So I am getting ready for my first ever BBQ competition! I have been cooking for a while and more and more people that are not my direct family are telling me how much they love the BBQ I am making.
The competition will be on the 4th of July at The Borough of Magnolia’s Chicken and Ribs BBQ Cook Off. I have to be there with my teammate by 6:00 AM and the judging will begin at 1:00 PM. I am required to cook Ribs and Chicken but I was told that I can also make a speciality dish of whatever I want (Woo!)
So I have gotten pretty good at direct fire cooking but I still need work on my temperature control when it comes to smoking low and slow. I will be trying my first attempt at the Minion Method of charcoal control tomorrow and we will see how it goes.
(Update) So, I got the Minion Method to work but I use Lump Charcoal. It’s basically pre-charred wood. So it turns out that I was giving it too much air and I was pumping out way more than the 225 degrees that I wanted… I have to almost completely close all of my vents to keep it from going supernova… I think I might try a bag of Kingsford next time.
Also in prep I have learned to always rub your meat! I think I originally heard that from Paula Dean, but I am not really sure. But take it to heart! A good meat rub could make the difference in flavor from a bland chunk of flesh to a masterpiece of a rib. Rubs are a combination of spices, herbs, and sometimes sugars that are applied directly to the meat before cooking and add a ton of flavor.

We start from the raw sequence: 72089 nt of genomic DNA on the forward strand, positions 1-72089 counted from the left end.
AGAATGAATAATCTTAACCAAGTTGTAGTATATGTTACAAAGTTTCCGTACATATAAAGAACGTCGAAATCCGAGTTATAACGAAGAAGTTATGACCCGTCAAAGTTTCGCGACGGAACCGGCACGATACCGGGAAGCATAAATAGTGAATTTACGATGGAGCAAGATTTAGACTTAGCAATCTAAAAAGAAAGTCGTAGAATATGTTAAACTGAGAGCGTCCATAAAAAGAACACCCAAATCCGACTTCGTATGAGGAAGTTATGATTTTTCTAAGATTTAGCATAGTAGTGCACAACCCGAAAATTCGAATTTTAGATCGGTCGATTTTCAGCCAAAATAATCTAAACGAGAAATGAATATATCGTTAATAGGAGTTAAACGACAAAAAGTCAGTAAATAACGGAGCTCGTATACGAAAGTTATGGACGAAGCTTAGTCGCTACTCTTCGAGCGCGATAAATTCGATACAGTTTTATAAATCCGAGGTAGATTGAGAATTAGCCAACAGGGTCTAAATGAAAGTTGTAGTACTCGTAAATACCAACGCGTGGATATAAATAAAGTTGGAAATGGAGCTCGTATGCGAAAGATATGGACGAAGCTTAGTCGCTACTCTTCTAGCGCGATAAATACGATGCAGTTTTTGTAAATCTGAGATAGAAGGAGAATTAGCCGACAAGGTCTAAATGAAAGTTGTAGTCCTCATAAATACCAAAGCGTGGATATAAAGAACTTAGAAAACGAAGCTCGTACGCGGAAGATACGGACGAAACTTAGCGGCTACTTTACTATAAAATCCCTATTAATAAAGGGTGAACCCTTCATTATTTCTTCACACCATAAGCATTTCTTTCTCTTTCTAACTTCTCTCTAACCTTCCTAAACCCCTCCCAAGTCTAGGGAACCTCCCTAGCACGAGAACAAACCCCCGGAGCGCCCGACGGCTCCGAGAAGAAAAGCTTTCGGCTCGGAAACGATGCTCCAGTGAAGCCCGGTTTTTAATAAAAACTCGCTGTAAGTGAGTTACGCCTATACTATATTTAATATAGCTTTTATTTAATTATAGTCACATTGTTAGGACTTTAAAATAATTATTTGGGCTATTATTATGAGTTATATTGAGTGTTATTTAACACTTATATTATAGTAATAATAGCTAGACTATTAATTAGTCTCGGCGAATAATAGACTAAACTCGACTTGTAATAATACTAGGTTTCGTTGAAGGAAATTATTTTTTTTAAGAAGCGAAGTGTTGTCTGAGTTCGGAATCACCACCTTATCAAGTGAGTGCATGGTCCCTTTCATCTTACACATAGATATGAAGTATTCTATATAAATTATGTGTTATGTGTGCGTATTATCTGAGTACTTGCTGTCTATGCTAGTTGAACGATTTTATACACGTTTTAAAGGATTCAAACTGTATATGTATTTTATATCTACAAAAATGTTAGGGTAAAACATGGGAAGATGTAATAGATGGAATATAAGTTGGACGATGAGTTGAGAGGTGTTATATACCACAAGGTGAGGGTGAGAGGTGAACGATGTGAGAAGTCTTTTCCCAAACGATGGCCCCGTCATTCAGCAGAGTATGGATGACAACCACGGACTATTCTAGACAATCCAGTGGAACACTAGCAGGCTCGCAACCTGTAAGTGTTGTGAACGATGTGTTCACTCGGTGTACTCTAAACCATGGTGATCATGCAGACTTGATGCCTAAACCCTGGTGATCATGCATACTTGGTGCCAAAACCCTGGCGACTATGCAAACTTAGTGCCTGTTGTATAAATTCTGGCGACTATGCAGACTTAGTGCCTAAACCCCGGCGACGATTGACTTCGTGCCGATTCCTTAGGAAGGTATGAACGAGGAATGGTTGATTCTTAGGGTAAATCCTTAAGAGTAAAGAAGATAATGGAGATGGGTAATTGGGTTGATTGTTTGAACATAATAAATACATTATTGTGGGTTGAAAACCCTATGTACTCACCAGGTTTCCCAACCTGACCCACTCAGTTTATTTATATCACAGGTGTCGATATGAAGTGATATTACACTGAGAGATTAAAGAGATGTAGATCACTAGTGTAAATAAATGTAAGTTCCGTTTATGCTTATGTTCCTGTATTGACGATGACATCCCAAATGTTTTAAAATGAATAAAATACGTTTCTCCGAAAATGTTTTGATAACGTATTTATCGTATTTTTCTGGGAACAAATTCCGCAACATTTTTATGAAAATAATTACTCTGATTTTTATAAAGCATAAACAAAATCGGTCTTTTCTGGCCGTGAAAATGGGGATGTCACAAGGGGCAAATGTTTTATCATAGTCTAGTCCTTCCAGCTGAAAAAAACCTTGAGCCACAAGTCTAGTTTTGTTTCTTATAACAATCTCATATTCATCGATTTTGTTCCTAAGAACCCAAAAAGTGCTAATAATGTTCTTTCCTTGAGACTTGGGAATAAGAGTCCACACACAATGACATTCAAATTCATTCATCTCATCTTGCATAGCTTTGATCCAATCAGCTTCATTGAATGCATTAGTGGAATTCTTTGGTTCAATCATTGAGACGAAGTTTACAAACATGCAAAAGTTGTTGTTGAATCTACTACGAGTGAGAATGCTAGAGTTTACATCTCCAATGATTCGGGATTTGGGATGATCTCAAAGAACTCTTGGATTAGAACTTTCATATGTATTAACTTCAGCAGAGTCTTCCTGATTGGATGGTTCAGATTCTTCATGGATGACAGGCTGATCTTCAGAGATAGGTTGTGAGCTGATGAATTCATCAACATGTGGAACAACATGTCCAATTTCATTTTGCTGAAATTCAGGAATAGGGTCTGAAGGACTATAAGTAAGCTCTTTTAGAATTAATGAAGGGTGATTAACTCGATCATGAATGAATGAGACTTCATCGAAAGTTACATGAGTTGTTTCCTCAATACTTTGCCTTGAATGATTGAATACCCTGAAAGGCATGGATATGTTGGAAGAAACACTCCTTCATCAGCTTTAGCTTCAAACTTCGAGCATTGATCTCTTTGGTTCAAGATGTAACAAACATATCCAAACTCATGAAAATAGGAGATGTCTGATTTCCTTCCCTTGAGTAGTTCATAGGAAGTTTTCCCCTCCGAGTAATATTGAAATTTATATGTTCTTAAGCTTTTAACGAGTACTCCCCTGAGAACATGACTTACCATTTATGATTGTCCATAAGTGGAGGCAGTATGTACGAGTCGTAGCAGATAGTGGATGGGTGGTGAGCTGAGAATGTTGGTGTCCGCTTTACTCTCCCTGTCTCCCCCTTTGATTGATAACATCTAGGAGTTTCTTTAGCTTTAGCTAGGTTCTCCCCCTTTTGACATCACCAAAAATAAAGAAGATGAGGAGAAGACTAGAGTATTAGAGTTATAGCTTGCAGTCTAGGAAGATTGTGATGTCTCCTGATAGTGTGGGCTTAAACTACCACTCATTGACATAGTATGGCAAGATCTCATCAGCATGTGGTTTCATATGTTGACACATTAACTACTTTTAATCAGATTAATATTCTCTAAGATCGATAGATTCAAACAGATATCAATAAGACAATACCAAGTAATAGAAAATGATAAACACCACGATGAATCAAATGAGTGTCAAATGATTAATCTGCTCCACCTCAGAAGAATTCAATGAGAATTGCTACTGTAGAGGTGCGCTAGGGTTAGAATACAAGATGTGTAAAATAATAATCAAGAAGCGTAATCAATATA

Here is a batch of my home made rub that I was about to put into a container for use on everything.
I had a St. Louis style rib rubbed with this in the fridge over night. I also rubbed some chicken thighs with the same rub. They both turned out great.
I also made my own home made sauce.
Which had tomato paste, apple cider vinegar, Agave, Brown Sugar, and some of the rub mixed in! This was 2 12oz batches.
So like I said before… I am not good at temperature control with my grill… It is one thing I need to work on quickly. I took a full charcoal chimneys worth of coals and filled my offset box with them. I took a hand full of the same coals and put them back in the chimney and lit them up. While they were coming up to temp I put a few chunks of hickory in spots around the unlit coals. Once the lit coals were ready, I put them in the corner where I took them from and let them slowly burn away. This batch of coal should have lasted 6-8 hours and should have come up to 225-250 degrees. Well, as it turn out I had my air vents all the way open causing the coals to heat up really fast. The whole box of coal was gone in less than 2 hours and the head felt like it was 400 to 500 degrees in there…Every hour or so, I would use a squirt bottle and add apple juice to the ribs directly. I think this really helped with the moisture in the ribs. I added another batch of coals, this time I knew not to have my vents open so wide. I nearly had them closed and the temp was much better. I cooked the ribs for about four more hours and they were awesome!